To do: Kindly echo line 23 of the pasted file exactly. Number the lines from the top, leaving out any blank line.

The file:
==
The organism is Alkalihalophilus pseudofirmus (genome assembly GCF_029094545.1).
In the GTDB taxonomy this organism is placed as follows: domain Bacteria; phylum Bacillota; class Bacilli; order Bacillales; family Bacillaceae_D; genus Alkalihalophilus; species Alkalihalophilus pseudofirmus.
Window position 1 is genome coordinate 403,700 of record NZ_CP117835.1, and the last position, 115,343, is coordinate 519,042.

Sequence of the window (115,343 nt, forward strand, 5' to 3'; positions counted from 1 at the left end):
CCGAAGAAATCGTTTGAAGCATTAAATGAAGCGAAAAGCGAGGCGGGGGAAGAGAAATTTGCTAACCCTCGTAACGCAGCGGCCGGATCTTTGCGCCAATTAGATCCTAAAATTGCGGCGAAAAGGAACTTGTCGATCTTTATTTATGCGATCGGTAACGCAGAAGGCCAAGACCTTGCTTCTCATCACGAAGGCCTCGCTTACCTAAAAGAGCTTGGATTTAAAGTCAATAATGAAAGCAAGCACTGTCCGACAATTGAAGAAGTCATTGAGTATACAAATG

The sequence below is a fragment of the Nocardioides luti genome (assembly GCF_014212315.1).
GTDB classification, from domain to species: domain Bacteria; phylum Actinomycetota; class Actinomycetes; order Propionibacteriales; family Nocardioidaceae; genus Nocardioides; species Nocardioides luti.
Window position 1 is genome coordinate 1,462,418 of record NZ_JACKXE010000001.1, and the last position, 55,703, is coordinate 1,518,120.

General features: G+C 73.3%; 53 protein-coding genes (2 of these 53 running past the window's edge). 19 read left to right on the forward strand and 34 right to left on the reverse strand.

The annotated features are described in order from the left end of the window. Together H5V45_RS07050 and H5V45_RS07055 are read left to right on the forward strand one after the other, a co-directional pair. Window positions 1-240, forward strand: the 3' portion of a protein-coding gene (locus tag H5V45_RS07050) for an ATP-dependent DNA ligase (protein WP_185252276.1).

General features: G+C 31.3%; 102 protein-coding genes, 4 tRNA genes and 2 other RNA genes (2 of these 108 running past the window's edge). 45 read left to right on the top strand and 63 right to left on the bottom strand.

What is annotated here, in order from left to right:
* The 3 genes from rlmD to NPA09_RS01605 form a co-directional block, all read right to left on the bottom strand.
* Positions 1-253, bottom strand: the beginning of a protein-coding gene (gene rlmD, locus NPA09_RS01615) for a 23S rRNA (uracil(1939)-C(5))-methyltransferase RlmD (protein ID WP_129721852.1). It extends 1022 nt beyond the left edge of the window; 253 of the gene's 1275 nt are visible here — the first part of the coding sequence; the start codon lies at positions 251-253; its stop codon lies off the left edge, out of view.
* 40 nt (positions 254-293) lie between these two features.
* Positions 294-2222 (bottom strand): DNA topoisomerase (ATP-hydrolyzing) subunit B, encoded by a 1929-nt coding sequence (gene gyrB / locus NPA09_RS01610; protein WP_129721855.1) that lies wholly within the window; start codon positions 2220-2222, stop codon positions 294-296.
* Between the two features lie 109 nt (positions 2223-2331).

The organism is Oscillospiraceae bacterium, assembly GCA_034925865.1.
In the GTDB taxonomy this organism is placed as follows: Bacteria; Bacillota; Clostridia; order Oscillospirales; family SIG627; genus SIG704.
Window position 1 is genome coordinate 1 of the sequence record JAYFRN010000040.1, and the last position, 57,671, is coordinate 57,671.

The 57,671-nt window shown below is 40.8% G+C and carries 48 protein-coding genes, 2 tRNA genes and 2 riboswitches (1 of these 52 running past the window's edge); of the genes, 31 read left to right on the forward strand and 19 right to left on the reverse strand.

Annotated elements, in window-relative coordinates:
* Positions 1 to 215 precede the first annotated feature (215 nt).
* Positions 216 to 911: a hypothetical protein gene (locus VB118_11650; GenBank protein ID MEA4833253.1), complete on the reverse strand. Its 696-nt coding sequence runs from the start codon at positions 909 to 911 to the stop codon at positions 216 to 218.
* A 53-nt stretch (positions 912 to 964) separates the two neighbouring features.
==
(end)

* Positions 1 to 215 precede the first annotated feature (215 nt).